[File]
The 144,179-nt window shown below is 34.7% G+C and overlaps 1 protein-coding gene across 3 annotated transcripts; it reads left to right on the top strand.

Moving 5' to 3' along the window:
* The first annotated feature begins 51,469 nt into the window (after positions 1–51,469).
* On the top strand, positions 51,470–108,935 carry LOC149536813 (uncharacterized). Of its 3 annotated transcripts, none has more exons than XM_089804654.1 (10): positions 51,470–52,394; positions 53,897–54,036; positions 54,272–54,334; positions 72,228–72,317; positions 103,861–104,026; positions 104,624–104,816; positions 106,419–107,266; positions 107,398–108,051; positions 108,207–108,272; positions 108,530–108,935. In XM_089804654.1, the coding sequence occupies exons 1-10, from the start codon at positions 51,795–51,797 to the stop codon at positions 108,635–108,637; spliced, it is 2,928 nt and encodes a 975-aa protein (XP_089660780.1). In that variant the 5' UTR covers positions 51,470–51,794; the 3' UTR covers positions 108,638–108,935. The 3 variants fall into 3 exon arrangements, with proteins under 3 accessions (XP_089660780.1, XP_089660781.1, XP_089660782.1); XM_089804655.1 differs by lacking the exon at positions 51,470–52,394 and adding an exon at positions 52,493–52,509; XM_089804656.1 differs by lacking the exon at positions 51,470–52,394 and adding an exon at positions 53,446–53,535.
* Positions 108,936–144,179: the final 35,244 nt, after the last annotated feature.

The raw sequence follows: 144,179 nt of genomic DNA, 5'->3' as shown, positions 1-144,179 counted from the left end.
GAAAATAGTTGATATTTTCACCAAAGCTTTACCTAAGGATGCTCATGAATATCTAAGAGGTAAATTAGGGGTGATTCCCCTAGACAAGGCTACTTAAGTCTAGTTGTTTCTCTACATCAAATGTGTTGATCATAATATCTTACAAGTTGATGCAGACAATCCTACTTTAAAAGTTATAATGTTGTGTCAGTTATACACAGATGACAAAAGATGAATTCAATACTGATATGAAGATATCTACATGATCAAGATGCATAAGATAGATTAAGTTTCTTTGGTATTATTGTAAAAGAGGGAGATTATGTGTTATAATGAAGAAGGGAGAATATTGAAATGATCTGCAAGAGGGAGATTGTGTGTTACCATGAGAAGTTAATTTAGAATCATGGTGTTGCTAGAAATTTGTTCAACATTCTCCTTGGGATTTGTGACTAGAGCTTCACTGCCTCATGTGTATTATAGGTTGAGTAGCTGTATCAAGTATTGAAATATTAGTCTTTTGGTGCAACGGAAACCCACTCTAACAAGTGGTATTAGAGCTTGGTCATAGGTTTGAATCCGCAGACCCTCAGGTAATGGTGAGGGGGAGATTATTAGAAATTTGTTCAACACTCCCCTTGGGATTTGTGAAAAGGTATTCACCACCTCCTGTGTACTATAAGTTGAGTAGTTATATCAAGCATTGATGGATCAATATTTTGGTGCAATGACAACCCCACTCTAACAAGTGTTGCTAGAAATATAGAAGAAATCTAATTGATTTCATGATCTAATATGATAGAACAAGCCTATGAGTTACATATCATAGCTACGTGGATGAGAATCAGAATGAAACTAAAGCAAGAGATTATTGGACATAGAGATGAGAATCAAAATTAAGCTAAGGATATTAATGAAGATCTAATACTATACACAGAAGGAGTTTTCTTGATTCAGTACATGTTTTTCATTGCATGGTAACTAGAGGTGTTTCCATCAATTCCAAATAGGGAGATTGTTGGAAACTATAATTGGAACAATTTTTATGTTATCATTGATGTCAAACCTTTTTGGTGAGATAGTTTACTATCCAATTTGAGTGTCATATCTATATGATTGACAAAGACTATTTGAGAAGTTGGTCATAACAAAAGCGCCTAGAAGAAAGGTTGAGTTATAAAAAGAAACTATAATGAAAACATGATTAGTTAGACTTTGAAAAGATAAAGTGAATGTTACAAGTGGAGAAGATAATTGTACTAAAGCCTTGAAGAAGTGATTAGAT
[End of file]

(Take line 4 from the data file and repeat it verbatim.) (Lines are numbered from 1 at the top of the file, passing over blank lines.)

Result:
* On the top strand, positions 51,470–108,935 carry LOC149536813 (uncharacterized). Of its 3 annotated transcripts, none has more exons than XM_089804654.1 (10): positions 51,470–52,394; positions 53,897–54,036; positions 54,272–54,334; positions 72,228–72,317; positions 103,861–104,026; positions 104,624–104,816; positions 106,419–107,266; positions 107,398–108,051; positions 108,207–108,272; positions 108,530–108,935. In XM_089804654.1, the coding sequence occupies exons 1-10, from the start codon at positions 51,795–51,797 to the stop codon at positions 108,635–108,637; spliced, it is 2,928 nt and encodes a 975-aa protein (XP_089660780.1). In that variant the 5' UTR covers positions 51,470–51,794; the 3' UTR covers positions 108,638–108,935. The 3 variants fall into 3 exon arrangements, with proteins under 3 accessions (XP_089660780.1, XP_089660781.1, XP_089660782.1); XM_089804655.1 differs by lacking the exon at positions 51,470–52,394 and adding an exon at positions 52,493–52,509; XM_089804656.1 differs by lacking the exon at positions 51,470–52,394 and adding an exon at positions 53,446–53,535.